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Harvey, M. A., & Sanchez-Vives, M. V. (2005). The binding problem in presence research. Presence: Teleoperators and Virtual Environments, 14(5), 616–621.  
Last edited by: sirfragalot 14 Nov 2018 10:20:47 Europe/Copenhagen
      Explaining why virtual environments are capable of facilitating presence despite lacking sensory modalities, it is not absence of one modality or another but rather incongruity between them that will break presence. The brain can fill in missing sensory data. In a virtual world displaying a rose, "it should be less disruptive for the rose to have no smell than the wrong smell."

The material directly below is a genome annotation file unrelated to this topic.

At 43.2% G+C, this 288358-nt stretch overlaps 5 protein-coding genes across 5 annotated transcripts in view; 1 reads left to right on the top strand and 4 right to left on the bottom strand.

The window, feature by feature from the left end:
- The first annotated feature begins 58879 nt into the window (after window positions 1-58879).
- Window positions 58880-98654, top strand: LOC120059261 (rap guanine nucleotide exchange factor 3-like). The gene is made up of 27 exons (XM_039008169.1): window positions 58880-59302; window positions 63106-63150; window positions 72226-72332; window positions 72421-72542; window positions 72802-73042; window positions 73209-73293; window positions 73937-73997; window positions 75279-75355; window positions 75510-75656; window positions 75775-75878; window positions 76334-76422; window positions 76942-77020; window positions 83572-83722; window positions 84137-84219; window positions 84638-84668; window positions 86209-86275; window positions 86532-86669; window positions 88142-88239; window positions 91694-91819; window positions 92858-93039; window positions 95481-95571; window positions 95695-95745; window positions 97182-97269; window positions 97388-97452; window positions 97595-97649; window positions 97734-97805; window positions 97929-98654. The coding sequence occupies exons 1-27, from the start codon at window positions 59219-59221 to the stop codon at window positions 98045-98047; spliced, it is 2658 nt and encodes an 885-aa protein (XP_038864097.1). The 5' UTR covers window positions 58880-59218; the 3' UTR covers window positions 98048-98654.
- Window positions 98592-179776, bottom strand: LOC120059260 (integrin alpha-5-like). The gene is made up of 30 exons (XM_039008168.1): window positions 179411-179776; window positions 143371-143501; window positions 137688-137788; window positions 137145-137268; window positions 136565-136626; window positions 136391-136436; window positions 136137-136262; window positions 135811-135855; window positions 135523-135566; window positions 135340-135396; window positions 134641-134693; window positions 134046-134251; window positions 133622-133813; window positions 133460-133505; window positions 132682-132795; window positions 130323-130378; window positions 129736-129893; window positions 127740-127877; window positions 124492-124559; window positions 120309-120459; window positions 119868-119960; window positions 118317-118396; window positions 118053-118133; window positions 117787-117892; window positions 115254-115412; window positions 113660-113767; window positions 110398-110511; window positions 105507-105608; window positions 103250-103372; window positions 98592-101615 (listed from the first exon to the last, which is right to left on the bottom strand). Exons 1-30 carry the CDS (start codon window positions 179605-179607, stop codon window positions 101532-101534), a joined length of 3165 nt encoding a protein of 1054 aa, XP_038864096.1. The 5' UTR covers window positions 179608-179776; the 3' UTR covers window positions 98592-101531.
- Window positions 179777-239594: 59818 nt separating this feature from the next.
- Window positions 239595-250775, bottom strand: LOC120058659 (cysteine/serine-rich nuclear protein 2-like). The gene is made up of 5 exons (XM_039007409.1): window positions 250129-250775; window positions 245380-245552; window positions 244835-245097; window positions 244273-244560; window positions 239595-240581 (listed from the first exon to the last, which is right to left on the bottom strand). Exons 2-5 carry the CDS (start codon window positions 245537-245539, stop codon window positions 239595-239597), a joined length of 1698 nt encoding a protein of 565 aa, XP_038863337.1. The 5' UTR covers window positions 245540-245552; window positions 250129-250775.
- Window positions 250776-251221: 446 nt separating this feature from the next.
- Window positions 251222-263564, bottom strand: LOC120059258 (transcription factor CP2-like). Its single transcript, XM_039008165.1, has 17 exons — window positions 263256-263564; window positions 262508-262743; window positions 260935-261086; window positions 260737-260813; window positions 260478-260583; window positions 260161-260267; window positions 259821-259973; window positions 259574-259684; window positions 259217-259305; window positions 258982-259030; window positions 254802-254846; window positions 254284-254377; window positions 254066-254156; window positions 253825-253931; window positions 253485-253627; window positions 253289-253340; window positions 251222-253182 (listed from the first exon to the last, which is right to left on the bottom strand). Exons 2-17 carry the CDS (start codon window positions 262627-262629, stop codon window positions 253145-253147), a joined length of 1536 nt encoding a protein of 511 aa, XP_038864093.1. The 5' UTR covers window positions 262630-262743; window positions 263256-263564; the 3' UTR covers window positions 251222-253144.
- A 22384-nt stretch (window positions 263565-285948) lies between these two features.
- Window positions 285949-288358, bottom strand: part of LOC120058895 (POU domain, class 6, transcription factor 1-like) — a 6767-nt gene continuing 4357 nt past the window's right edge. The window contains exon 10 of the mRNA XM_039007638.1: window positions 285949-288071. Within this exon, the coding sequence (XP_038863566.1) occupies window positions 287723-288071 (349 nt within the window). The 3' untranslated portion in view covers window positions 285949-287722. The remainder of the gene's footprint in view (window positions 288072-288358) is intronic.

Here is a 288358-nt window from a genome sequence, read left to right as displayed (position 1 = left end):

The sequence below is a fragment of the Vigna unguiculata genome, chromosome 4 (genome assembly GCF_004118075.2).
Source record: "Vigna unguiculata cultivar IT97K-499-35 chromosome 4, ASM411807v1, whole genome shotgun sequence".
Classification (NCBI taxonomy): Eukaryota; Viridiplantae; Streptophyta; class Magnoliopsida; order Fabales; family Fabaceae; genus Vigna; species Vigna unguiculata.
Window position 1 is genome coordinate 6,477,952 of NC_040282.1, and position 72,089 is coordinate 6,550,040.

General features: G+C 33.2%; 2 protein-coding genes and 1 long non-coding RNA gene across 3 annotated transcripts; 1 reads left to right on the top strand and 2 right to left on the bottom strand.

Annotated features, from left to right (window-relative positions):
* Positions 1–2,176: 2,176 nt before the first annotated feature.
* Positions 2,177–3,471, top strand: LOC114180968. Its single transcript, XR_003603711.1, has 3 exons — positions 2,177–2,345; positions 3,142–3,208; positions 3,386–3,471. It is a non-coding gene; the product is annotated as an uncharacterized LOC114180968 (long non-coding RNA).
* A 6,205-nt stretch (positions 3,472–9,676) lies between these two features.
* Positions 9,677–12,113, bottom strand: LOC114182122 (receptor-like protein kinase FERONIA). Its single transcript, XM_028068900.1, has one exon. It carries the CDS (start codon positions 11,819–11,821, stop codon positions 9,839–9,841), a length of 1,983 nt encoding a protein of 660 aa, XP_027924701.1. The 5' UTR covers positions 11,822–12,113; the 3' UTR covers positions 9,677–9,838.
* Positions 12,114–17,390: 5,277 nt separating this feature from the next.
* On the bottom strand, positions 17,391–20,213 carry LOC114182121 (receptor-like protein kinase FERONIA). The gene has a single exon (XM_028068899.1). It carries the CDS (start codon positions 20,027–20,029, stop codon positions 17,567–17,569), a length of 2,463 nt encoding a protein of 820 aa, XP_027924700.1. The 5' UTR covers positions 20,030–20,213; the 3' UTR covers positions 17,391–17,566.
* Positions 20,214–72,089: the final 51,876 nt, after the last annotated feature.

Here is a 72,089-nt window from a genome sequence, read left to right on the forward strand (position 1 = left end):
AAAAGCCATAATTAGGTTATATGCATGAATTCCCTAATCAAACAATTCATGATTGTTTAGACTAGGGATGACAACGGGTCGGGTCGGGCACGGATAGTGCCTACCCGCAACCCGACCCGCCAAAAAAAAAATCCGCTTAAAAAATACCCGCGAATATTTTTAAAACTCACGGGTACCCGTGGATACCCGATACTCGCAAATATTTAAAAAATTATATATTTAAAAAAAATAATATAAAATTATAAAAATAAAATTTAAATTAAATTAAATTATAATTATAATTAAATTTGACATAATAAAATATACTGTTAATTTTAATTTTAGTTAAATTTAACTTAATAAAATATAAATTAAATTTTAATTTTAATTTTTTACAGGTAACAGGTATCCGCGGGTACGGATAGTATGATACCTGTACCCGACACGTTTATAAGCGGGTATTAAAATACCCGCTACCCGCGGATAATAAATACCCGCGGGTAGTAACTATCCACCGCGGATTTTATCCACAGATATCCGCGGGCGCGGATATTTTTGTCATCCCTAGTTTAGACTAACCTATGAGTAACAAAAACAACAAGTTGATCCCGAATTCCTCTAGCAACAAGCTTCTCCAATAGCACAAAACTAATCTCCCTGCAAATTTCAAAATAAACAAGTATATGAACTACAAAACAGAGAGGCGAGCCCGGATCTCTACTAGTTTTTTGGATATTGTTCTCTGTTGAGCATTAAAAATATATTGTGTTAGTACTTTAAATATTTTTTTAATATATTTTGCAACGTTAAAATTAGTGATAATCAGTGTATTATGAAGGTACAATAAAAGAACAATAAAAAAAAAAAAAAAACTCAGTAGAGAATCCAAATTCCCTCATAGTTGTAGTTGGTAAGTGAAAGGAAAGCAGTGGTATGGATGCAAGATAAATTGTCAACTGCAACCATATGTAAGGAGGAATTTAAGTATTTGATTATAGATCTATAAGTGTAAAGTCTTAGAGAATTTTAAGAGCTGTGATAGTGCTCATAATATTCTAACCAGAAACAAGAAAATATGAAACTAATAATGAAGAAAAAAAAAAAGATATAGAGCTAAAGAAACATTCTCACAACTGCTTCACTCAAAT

Hoshiyama, M., Gunji, A., & Kakigi, R. (2001). Hearing the sound of silence: A magnetoencephalographic study. NeuroReport, 12(6), 1097–1102.  
Last edited by: sirfragalot 02 May 2014 11:56:05 Europe/Copenhagen
      "Our results suggested that the initial activity for sound retrieval was not related to the primary auditory cortex but to the IF-INS regions, although the activities of the primary auditory cortex might follow later in the neural processes of retrieval."
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